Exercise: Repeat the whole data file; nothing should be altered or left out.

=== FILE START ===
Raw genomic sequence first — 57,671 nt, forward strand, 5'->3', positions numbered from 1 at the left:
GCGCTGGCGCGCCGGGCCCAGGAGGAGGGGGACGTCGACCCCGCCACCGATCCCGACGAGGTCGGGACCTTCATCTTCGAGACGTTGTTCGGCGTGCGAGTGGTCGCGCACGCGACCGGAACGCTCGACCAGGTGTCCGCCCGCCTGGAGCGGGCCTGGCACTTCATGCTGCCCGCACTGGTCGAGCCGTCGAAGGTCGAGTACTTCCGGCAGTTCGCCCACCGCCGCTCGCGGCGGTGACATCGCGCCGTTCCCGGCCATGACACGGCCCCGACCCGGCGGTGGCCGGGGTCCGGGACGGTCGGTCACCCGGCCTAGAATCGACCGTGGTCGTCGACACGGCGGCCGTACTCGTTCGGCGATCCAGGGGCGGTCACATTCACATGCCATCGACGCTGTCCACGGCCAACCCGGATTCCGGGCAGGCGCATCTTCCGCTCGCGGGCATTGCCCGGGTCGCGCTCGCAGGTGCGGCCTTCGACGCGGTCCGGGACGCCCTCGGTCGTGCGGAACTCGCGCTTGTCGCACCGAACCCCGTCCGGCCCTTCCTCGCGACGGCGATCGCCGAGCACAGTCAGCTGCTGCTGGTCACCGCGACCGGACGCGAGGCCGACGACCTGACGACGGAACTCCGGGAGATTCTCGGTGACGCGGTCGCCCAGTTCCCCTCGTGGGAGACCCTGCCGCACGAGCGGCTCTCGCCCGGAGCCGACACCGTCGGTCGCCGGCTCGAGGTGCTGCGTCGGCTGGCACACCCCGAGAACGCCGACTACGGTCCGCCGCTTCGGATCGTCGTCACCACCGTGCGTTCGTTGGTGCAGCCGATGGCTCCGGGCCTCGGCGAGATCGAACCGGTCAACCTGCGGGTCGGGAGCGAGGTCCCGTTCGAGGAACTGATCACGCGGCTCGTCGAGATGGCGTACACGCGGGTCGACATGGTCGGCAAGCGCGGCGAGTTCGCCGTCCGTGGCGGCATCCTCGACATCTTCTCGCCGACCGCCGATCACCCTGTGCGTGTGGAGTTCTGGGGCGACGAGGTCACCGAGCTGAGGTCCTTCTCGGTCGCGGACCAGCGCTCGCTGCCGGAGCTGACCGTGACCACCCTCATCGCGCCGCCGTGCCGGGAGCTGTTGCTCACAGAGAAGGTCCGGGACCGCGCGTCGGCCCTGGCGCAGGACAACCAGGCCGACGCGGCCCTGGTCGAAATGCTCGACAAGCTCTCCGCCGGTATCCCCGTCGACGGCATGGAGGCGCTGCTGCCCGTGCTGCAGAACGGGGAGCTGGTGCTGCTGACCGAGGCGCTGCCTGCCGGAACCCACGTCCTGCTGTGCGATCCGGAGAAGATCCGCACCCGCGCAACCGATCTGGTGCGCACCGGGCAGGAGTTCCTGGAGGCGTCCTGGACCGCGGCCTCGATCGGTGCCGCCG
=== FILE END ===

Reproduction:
Raw genomic sequence first — 57,671 nt, forward strand, 5'->3', positions numbered from 1 at the left:
GCGCTGGCGCGCCGGGCCCAGGAGGAGGGGGACGTCGACCCCGCCACCGATCCCGACGAGGTCGGGACCTTCATCTTCGAGACGTTGTTCGGCGTGCGAGTGGTCGCGCACGCGACCGGAACGCTCGACCAGGTGTCCGCCCGCCTGGAGCGGGCCTGGCACTTCATGCTGCCCGCACTGGTCGAGCCGTCGAAGGTCGAGTACTTCCGGCAGTTCGCCCACCGCCGCTCGCGGCGGTGACATCGCGCCGTTCCCGGCCATGACACGGCCCCGACCCGGCGGTGGCCGGGGTCCGGGACGGTCGGTCACCCGGCCTAGAATCGACCGTGGTCGTCGACACGGCGGCCGTACTCGTTCGGCGATCCAGGGGCGGTCACATTCACATGCCATCGACGCTGTCCACGGCCAACCCGGATTCCGGGCAGGCGCATCTTCCGCTCGCGGGCATTGCCCGGGTCGCGCTCGCAGGTGCGGCCTTCGACGCGGTCCGGGACGCCCTCGGTCGTGCGGAACTCGCGCTTGTCGCACCGAACCCCGTCCGGCCCTTCCTCGCGACGGCGATCGCCGAGCACAGTCAGCTGCTGCTGGTCACCGCGACCGGACGCGAGGCCGACGACCTGACGACGGAACTCCGGGAGATTCTCGGTGACGCGGTCGCCCAGTTCCCCTCGTGGGAGACCCTGCCGCACGAGCGGCTCTCGCCCGGAGCCGACACCGTCGGTCGCCGGCTCGAGGTGCTGCGTCGGCTGGCACACCCCGAGAACGCCGACTACGGTCCGCCGCTTCGGATCGTCGTCACCACCGTGCGTTCGTTGGTGCAGCCGATGGCTCCGGGCCTCGGCGAGATCGAACCGGTCAACCTGCGGGTCGGGAGCGAGGTCCCGTTCGAGGAACTGATCACGCGGCTCGTCGAGATGGCGTACACGCGGGTCGACATGGTCGGCAAGCGCGGCGAGTTCGCCGTCCGTGGCGGCATCCTCGACATCTTCTCGCCGACCGCCGATCACCCTGTGCGTGTGGAGTTCTGGGGCGACGAGGTCACCGAGCTGAGGTCCTTCTCGGTCGCGGACCAGCGCTCGCTGCCGGAGCTGACCGTGACCACCCTCATCGCGCCGCCGTGCCGGGAGCTGTTGCTCACAGAGAAGGTCCGGGACCGCGCGTCGGCCCTGGCGCAGGACAACCAGGCCGACGCGGCCCTGGTCGAAATGCTCGACAAGCTCTCCGCCGGTATCCCCGTCGACGGCATGGAGGCGCTGCTGCCCGTGCTGCAGAACGGGGAGCTGGTGCTGCTGACCGAGGCGCTGCCTGCCGGAACCCACGTCCTGCTGTGCGATCCGGAGAAGATCCGCACCCGCGCAACCGATCTGGTGCGCACCGGGCAGGAGTTCCTGGAGGCGTCCTGGACCGCGGCCTCGATCGGTGCCGCCG